The Committee considered the effect that the defendant's future behavior should have on a filed case. Simmons recognized that a judge has the inherent authority to remove a case from the file and that one legitimate consideration in making that decision is the defendant's failure to abide by an expectation of good behavior implicit in the filing of a case without a sentence. The underlying reason why the defendant in Simmons was sentenced on a case removed from the file was his arraignment on a new criminal offense. The Committee believes that as an ordinary matter, it is only this type of future behavior that should trigger a decision to remove a case from the file. Therefore, the proposal specifies that, unless the defendant receives specific notification that his or her behavior conform to some other metric, the only understanding that should be a routine part of every decision to file a case is that the defendant not commit a new criminal offense. The Committee believes that if it is necessary to monitor a defendant's behavior beyond ensuring that no new criminal conduct occurs, a court should, except in exceptional circumstances, rely on the mechanism of placing the defendant on probation rather than filing the case without a sentence.
The Committee also believes that in addition to notice of the reasons why a case might be removed from the file, the defendant should know how long the case may remain subject to removal. In some circumstances it may be appropriate for the judge to limit this time period, and the proposal recognizes that possibility.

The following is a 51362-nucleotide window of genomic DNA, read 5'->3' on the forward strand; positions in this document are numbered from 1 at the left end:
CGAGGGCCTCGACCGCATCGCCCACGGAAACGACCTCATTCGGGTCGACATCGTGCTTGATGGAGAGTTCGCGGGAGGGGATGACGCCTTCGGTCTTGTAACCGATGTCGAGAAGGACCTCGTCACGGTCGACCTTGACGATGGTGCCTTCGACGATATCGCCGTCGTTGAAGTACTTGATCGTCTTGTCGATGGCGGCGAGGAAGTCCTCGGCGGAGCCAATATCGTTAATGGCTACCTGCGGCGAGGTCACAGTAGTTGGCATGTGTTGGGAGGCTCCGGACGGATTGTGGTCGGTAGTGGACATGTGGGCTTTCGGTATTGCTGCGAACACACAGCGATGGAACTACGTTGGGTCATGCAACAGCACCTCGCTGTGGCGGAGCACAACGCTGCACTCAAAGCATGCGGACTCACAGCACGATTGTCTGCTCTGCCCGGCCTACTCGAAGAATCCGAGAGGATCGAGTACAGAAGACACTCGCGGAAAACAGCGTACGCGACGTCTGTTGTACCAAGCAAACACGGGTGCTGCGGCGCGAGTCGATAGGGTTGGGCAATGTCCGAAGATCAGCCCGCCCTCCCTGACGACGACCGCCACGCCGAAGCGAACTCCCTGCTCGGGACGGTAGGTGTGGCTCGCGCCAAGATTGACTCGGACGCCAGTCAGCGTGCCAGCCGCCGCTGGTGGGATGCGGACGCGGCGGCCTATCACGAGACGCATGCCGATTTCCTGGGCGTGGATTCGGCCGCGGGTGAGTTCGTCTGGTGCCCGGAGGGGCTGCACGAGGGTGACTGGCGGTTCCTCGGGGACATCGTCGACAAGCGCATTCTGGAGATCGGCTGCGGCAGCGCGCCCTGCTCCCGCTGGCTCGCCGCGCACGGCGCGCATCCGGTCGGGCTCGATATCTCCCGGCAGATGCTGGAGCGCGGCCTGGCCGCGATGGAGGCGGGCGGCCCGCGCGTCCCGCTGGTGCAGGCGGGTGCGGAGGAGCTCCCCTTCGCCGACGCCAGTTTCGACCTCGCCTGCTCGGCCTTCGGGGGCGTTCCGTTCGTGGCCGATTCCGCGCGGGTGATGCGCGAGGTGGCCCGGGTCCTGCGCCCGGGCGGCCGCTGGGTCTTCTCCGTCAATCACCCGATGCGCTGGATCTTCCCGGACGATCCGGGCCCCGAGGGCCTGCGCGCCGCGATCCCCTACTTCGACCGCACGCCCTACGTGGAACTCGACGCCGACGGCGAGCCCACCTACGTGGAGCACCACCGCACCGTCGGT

The Committee chose to address only two aspects of the procedure for removing a case from the file and imposing a sentence. One is the burden of proof the Commonwealth must meet in order to establish that it is appropriate to bring the case forward, for example because the defendant has committed a new criminal offense. Based on the dictate of due process that facts relevant to probation revocation or sentencing must be established by a preponderance of the evidence, the Committee adopted that standard. The other is the requirement that the judge take into account the circumstance of the original sentence the defendant received. The Committee contemplates that the other aspects of the procedure surrounding removing a case from the file will be developed over time to meet the specifics of those cases where the grounds for removal are an issue of contention.
The text of the proposed amendment to Rule 28 appears below, followed by the proposed Reporter's Notes.
PROPOSED RULE 28 (e)
(e) Filing. The court may file a case after a guilty verdict or finding without imposing a sentence if the defendant and the Commonwealth both consent. With the consent of both parties, the judge may specify a time limit beyond which the case may not be removed from the file, and any events that may cause the case to be removed from the file. The defendant shall file a written consent with the court. Prior to accepting the defendant's consent, the court shall inform the defendant on the record in open court:
(ii) that subject to any time limit imposed by the court, the prosecutor may request that the case be removed from the file and sentence imposed if a related conviction or sentence is reversed or vacated or upon the prosecutor's establishing by a preponderance either that the defendant committed a new criminal offense or that an event occurred on which the continued filing of the case was expressly made contingent by the court; and
(iii) that if the case is removed from the file the defendant may receive additional punishment.
PROPOSED REPORTER'S NOTES TO RULE 28 (e)